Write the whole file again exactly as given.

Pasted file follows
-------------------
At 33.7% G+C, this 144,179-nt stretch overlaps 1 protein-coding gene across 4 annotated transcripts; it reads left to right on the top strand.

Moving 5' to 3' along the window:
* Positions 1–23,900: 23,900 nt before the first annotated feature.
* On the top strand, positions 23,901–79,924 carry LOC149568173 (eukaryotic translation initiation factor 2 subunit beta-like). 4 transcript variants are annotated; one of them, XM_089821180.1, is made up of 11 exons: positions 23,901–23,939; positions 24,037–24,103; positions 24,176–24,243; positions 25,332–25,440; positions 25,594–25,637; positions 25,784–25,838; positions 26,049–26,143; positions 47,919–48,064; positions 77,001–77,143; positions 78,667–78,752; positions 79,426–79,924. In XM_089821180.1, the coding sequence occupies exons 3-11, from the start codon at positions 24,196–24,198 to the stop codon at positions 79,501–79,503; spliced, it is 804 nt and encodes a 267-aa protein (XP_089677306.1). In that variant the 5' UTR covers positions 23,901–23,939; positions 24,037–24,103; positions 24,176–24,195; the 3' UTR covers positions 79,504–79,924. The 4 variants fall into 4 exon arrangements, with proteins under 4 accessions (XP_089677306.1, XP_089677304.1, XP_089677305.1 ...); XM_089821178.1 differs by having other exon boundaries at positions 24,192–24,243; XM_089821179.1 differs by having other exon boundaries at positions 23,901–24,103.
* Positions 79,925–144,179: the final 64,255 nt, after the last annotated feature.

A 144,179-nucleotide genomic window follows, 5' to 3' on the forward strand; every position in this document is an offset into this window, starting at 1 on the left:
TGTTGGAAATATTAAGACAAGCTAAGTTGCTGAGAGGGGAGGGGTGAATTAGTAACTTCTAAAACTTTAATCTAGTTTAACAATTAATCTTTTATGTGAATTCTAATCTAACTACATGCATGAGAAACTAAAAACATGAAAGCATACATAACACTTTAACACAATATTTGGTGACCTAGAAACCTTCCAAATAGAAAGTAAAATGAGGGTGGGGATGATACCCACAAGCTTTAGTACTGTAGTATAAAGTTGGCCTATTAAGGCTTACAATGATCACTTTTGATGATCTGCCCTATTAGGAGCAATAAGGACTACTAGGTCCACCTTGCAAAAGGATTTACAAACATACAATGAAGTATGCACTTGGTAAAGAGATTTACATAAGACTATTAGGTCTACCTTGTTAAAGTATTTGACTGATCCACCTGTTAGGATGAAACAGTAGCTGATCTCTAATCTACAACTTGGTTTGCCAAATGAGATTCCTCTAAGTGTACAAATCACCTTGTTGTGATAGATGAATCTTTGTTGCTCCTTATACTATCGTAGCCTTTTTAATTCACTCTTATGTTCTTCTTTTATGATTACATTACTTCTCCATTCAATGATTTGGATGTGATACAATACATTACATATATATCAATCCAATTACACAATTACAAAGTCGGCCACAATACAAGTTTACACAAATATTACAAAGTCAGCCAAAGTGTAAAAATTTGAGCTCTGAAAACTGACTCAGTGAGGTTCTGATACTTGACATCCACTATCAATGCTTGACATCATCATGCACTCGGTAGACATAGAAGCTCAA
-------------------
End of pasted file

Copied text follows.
At 33.7% G+C, this 144,179-nt stretch overlaps 1 protein-coding gene across 4 annotated transcripts; it reads left to right on the top strand.

Moving 5' to 3' along the window:
* Positions 1–23,900: 23,900 nt before the first annotated feature.
* On the top strand, positions 23,901–79,924 carry LOC149568173 (eukaryotic translation initiation factor 2 subunit beta-like). 4 transcript variants are annotated; one of them, XM_089821180.1, is made up of 11 exons: positions 23,901–23,939; positions 24,037–24,103; positions 24,176–24,243; positions 25,332–25,440; positions 25,594–25,637; positions 25,784–25,838; positions 26,049–26,143; positions 47,919–48,064; positions 77,001–77,143; positions 78,667–78,752; positions 79,426–79,924. In XM_089821180.1, the coding sequence occupies exons 3-11, from the start codon at positions 24,196–24,198 to the stop codon at positions 79,501–79,503; spliced, it is 804 nt and encodes a 267-aa protein (XP_089677306.1). In that variant the 5' UTR covers positions 23,901–23,939; positions 24,037–24,103; positions 24,176–24,195; the 3' UTR covers positions 79,504–79,924. The 4 variants fall into 4 exon arrangements, with proteins under 4 accessions (XP_089677306.1, XP_089677304.1, XP_089677305.1 ...); XM_089821178.1 differs by having other exon boundaries at positions 24,192–24,243; XM_089821179.1 differs by having other exon boundaries at positions 23,901–24,103.
* Positions 79,925–144,179: the final 64,255 nt, after the last annotated feature.

A 144,179-nucleotide genomic window follows, 5' to 3' on the forward strand; every position in this document is an offset into this window, starting at 1 on the left:
TGTTGGAAATATTAAGACAAGCTAAGTTGCTGAGAGGGGAGGGGTGAATTAGTAACTTCTAAAACTTTAATCTAGTTTAACAATTAATCTTTTATGTGAATTCTAATCTAACTACATGCATGAGAAACTAAAAACATGAAAGCATACATAACACTTTAACACAATATTTGGTGACCTAGAAACCTTCCAAATAGAAAGTAAAATGAGGGTGGGGATGATACCCACAAGCTTTAGTACTGTAGTATAAAGTTGGCCTATTAAGGCTTACAATGATCACTTTTGATGATCTGCCCTATTAGGAGCAATAAGGACTACTAGGTCCACCTTGCAAAAGGATTTACAAACATACAATGAAGTATGCACTTGGTAAAGAGATTTACATAAGACTATTAGGTCTACCTTGTTAAAGTATTTGACTGATCCACCTGTTAGGATGAAACAGTAGCTGATCTCTAATCTACAACTTGGTTTGCCAAATGAGATTCCTCTAAGTGTACAAATCACCTTGTTGTGATAGATGAATCTTTGTTGCTCCTTATACTATCGTAGCCTTTTTAATTCACTCTTATGTTCTTCTTTTATGATTACATTACTTCTCCATTCAATGATTTGGATGTGATACAATACATTACATATATATCAATCCAATTACACAATTACAAAGTCGGCCACAATACAAGTTTACACAAATATTACAAAGTCAGCCAAAGTGTAAAAATTTGAGCTCTGAAAACTGACTCAGTGAGGTTCTGATACTTGACATCCACTATCAATGCTTGACATCATCATGCACTCGGTAGACATAGAAGCTCAA